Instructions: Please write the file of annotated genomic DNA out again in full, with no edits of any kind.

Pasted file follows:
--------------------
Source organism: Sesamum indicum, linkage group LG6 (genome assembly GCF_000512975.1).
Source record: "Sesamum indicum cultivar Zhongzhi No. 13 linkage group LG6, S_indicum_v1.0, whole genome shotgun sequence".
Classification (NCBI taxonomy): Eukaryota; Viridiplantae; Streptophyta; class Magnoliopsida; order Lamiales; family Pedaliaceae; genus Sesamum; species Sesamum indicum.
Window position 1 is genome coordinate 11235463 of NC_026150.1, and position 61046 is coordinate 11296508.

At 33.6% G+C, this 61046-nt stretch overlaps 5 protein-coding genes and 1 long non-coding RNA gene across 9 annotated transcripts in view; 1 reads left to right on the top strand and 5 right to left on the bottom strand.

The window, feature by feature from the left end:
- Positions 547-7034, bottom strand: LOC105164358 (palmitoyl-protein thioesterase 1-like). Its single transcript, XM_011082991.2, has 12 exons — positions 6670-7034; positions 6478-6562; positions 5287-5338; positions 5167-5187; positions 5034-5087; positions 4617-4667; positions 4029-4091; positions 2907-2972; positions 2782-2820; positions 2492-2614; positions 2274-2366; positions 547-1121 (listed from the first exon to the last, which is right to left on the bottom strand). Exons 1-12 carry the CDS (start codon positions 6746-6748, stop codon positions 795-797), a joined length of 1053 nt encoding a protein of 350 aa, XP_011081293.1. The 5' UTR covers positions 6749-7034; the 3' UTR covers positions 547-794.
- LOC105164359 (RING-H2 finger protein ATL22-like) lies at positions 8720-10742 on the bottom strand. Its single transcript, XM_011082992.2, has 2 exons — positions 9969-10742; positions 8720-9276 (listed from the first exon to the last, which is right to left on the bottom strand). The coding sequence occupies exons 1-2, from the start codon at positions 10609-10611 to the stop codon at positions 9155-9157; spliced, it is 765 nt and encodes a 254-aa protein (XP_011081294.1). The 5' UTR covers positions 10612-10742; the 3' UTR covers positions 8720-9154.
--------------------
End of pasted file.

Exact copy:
Source organism: Sesamum indicum, linkage group LG6 (genome assembly GCF_000512975.1).
Source record: "Sesamum indicum cultivar Zhongzhi No. 13 linkage group LG6, S_indicum_v1.0, whole genome shotgun sequence".
Classification (NCBI taxonomy): Eukaryota; Viridiplantae; Streptophyta; class Magnoliopsida; order Lamiales; family Pedaliaceae; genus Sesamum; species Sesamum indicum.
Window position 1 is genome coordinate 11235463 of NC_026150.1, and position 61046 is coordinate 11296508.

At 33.6% G+C, this 61046-nt stretch overlaps 5 protein-coding genes and 1 long non-coding RNA gene across 9 annotated transcripts in view; 1 reads left to right on the top strand and 5 right to left on the bottom strand.

The window, feature by feature from the left end:
- Positions 547-7034, bottom strand: LOC105164358 (palmitoyl-protein thioesterase 1-like). Its single transcript, XM_011082991.2, has 12 exons — positions 6670-7034; positions 6478-6562; positions 5287-5338; positions 5167-5187; positions 5034-5087; positions 4617-4667; positions 4029-4091; positions 2907-2972; positions 2782-2820; positions 2492-2614; positions 2274-2366; positions 547-1121 (listed from the first exon to the last, which is right to left on the bottom strand). Exons 1-12 carry the CDS (start codon positions 6746-6748, stop codon positions 795-797), a joined length of 1053 nt encoding a protein of 350 aa, XP_011081293.1. The 5' UTR covers positions 6749-7034; the 3' UTR covers positions 547-794.
- LOC105164359 (RING-H2 finger protein ATL22-like) lies at positions 8720-10742 on the bottom strand. Its single transcript, XM_011082992.2, has 2 exons — positions 9969-10742; positions 8720-9276 (listed from the first exon to the last, which is right to left on the bottom strand). The coding sequence occupies exons 1-2, from the start codon at positions 10609-10611 to the stop codon at positions 9155-9157; spliced, it is 765 nt and encodes a 254-aa protein (XP_011081294.1). The 5' UTR covers positions 10612-10742; the 3' UTR covers positions 8720-9154.